Germany is a safe haven for investment with overcrowded core markets. Faced with rising prices, more and more investors are seeking alternatives. The forest real estate market in Germany is one such example. One third of Germany is wooded, equating to an area of some 11.4m hectares. Developments in recent decades speak for themselves, with the tree stock recovering since the Second World War to more than 90bn trees and forest area increasing by around 0.4%. “This has increasingly brought forest properties and woodland areas into focus for investors,” says Michael Weiß, Consultant in Forest & Agricultural Investment for Savills.
Forest values on the rise
While investors have previously been cautious to invest in the forest real estate market, current activity in the sector is significant. The transaction volume for forest property stood at around EUR 460m in 2016 with 34,730 hectares changing hands. Bavaria is the frontrunner in forest property deals accounting for 30% of transactions, while Schleswig-Holstein is the backmarker with 1%. Prices in Germany averaged EUR 1.32 per square metre in 2016. Looking back, it is evident that prices were previously much lower. In 2015, prices stood at just EUR 1.21 per square metre. This represents an increase in prices of 9.31% per hectare and the trend is continuing to rise.
Factors affecting value
Price levels are dependent on a number of factors. Location, for instance, has a decisive impact on value per square metre. Prices per square metre in Baden-Württemberg, Hesse and Bavaria are almost twice as high as those in the eastern federal states. Forests close to major German cities with more than 600,000 inhabitants show even higher price levels, with an average cost per square metre of approximately five euros. “Size is another key factor,” says Michael Weiß. “Investors normally pay higher prices per square metre for larger forest properties than for smaller ones. This is explained by the fact that the level of efficiency in forestry depends significantly on the size of the property. Consequently, income from forestry activities such as timber sales can only be generated beyond a certain size.” Finally, the quality of the habitat also plays an essential role. Both the tree and wildlife stock create value and, hence, determine the price per square metre.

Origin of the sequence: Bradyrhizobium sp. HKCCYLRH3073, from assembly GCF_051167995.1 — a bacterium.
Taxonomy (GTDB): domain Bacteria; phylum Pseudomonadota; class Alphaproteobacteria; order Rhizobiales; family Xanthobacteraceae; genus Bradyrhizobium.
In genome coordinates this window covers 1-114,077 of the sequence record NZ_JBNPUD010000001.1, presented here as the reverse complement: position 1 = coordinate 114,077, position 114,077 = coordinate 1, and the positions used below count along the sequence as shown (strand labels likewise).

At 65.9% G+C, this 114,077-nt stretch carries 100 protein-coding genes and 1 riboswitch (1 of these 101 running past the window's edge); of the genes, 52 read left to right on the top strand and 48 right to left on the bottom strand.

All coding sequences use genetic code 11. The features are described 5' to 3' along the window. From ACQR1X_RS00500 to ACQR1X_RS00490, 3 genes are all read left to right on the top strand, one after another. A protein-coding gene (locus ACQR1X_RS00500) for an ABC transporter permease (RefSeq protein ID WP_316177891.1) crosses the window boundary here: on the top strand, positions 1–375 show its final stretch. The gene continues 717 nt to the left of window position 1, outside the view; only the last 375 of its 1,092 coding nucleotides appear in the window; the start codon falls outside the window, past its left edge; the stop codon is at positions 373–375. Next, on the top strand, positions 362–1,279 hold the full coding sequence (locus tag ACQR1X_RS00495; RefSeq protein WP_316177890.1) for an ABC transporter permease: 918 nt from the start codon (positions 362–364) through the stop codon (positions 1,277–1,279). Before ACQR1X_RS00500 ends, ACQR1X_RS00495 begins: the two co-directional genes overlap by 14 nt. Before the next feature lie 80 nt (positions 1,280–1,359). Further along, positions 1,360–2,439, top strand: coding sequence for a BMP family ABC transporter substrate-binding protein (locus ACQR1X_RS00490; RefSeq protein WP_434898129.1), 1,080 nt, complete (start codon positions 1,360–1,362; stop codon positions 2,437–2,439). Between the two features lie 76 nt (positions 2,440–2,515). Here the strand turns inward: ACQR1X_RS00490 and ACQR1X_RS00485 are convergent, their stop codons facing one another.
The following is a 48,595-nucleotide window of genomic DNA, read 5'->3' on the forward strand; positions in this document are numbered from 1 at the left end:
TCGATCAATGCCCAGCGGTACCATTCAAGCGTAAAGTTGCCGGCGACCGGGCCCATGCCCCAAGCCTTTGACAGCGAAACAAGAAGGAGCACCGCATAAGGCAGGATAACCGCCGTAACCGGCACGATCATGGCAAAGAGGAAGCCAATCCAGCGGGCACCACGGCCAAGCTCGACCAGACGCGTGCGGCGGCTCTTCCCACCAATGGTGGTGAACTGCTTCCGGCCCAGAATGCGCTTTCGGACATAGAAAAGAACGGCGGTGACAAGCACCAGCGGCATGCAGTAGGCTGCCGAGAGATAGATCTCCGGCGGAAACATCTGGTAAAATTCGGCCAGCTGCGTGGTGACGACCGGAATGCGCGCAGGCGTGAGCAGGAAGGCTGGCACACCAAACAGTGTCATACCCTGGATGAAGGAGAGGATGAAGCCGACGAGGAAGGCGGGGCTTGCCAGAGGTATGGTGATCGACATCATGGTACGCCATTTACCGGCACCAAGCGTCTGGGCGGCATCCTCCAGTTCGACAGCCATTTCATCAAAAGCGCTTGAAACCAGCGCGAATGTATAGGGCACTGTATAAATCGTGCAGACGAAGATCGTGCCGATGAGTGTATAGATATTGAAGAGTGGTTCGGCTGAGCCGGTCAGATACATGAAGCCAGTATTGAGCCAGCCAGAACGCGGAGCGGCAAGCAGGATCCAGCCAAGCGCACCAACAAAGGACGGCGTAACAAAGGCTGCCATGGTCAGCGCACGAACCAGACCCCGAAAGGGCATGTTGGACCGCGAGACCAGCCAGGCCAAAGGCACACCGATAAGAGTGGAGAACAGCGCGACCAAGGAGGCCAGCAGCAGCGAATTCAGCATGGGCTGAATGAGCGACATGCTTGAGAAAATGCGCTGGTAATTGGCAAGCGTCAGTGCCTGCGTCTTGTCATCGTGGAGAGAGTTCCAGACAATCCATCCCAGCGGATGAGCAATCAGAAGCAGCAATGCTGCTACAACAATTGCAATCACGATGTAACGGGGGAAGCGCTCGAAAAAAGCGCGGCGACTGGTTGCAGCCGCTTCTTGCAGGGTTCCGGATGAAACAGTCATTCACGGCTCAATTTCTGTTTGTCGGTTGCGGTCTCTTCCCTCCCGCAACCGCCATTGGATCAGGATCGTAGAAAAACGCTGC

An investment with deep roots
Forest real estate is ideal as a lucrative capital investment since income from hunting, fishing and timber sales can be accurately estimated by investors and forest properties inherently retain stable values. Investment in forest real estate also makes sense for portfolio diversification. The sector's clear distinction from other asset classes allows investors to balance risk since, even if equity prices fall, the value of green investments remains almost stable. The current average yields of 1-1.5% are expected to rise further over the coming years. Decisive drivers of this growth include the continued increase in demand for timber as a raw material as well as reorganisation into more stable holdings. In addition to value stability and constantly achievable income, these factors provide further incentives for institutional investors. It is for these very reasons that forest real estate has recently become a significant market segment in other countries. In the Scandinavian countries, institutional investors regularly deal in large forest properties.
“The consolidation of smaller woodland areas enables more efficient forestry and produces greater potential for income growth and capital growth,” adds Dr. Frank Urfer, Director and Head of Forest & Agricultural Investment for Savills. “Resolving the fragmentation and lack of transparency could smooth the path for institutional investors. Going forward, this can be achieved, among other means, via an increase in the number of inheritances and consequent disposals.”